After the hype, Wieters having solid rookie season

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Now that he’s failed to live up to the immense hype and disappointed the people who misguidedly thought that he’d immediately be an MVP candidate as a 23-year-old rookie, Matt Wieters is quietly playing very well for the Orioles.
Wieters had the best game of his young career Tuesday night, going 3-for-5 with a three-run homer, a double, and five RBIs, and followed that up last night by twice gunning down Carl Crawford on steal attempts before delivering a walk-off homer.
Crawford had been 57-of-69 swiping bases prior to testing Wieters, who became the first catcher since April of 2007 to nail Crawford twice in the same game and has now thrown out 28 percent of steal attempts overall to rank solidly above the league average. Wieters has also pitch-called his way to a better catcher’s ERA than veterans Gregg Zaun and Chad Moeller.
Of course, while playing solid defense behind the plate is nice and all, the focus will forever be on Wieters’ bat. Since breaking the 4-for-28 (.143) slump that started his career, Wieters has hit .287 with a .340 on-base percentage and .411 slugging percentage in 282 plate appearances spread over 71 games. Obviously those aren’t earth-shattering numbers, but they’re significantly above average for a catcher.
His overall .273/.325/.395 line is modest, but an adjusted OPS+ of 86 ranks 15th among all catchers with at least 300 plate appearances and is pretty damn good for a 23-year-old rookie backstop. In fact, here’s the complete list of 23-year-old catchers with a higher OPS+ during the past 20 seasons: Joe Mauer, Jason Kendall, Russell Martin, Brian McCann, Charles Johnson, Ivan Rodriguez, Dave Nilsson. Each of those guys was an All-Star at least once and Wieters will be too.

Ron Darling rips Mets trainers after yet another player goes down with an injury

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Last night starter Robert Gsellman became the latest Mets player to go down with an injury when he strained his hamstring while running out a ground ball. He’s certain to go on the disabled list, making him the sixth Mets starter to go down this year. He’ll join Noah Syndergaard, Zack Wheeler, Juan Lagares, Neil Walker, Matt Harvey, David Wright, Jeurys Familia and many, many other Mets on the DL.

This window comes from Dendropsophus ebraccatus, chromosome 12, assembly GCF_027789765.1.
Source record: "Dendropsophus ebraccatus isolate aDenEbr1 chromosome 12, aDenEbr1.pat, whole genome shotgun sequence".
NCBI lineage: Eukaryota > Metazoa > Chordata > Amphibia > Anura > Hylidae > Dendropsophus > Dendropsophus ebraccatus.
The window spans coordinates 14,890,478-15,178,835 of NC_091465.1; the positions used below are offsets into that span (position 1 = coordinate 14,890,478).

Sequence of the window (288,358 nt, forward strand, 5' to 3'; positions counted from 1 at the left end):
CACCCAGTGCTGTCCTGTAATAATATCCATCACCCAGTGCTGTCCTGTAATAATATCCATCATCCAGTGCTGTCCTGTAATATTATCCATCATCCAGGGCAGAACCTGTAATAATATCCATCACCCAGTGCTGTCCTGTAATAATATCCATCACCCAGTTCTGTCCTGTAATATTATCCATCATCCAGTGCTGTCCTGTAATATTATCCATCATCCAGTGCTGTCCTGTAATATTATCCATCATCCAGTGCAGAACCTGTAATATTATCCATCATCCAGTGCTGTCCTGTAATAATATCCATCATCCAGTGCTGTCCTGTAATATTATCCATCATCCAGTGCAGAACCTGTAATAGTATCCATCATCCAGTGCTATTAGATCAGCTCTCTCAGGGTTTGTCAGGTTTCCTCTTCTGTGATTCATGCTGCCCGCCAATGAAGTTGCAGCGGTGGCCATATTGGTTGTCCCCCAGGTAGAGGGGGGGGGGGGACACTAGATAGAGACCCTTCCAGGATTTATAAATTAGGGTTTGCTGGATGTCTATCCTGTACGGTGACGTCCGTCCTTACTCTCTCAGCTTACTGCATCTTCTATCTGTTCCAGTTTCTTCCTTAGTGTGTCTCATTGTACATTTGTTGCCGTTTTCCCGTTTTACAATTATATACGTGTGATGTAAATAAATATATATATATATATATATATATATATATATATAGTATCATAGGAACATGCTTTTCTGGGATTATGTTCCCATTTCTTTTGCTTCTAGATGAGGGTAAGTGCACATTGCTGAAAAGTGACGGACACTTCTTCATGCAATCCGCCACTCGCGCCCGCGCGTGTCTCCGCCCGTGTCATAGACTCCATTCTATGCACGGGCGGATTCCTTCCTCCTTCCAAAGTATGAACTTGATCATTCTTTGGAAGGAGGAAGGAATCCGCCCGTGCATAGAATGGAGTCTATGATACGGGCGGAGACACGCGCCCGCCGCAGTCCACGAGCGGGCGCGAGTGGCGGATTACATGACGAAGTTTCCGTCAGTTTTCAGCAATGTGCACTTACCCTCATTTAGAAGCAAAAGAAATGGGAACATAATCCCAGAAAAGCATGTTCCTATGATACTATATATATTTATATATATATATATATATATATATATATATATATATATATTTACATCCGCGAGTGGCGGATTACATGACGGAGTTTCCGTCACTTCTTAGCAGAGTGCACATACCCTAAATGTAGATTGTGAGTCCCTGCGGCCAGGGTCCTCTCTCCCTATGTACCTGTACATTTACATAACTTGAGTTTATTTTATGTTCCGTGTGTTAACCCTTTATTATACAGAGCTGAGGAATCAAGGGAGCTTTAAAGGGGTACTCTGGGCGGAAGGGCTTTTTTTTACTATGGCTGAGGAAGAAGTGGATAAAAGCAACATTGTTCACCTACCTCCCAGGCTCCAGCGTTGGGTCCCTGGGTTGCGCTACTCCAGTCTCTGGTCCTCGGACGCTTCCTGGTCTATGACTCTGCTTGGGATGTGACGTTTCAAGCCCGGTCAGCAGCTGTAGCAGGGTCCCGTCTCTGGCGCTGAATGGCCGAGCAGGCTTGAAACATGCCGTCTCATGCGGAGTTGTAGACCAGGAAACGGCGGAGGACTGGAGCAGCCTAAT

Mets broadcaster Ron Darling is fed up with it. Last night, after Gsellman went down, he went off on the Mets trainers, who he believes to be enabling all of this:

“[These] trainers, get them in a room with some of the old trainers and people that took care of baseball players and how to keep them healthy. And get them in a room and try to tap into their knowledge on how you train baseball players — not weightlifters, not six-pack wearers — baseball players. They’re doing a disservice to their million-dollar athletes that they’re paying. It’s a joke to watch this happen each and every night.”

Here’s video of his rant:

Darling is certainly tapping into a frustration a lot of Mets fans feel. For years the Mets injury issues have vexed the fanbase, less so for the sheer number of them — other teams have had more DL trips for their players — than for the manner in which they were handled and/or discussed by the team. They’ve often been loathe to use the disabled list even when it makes sense to and have, at times, run guys out to play despite there being serious red flags which would counsel most teams from doing so.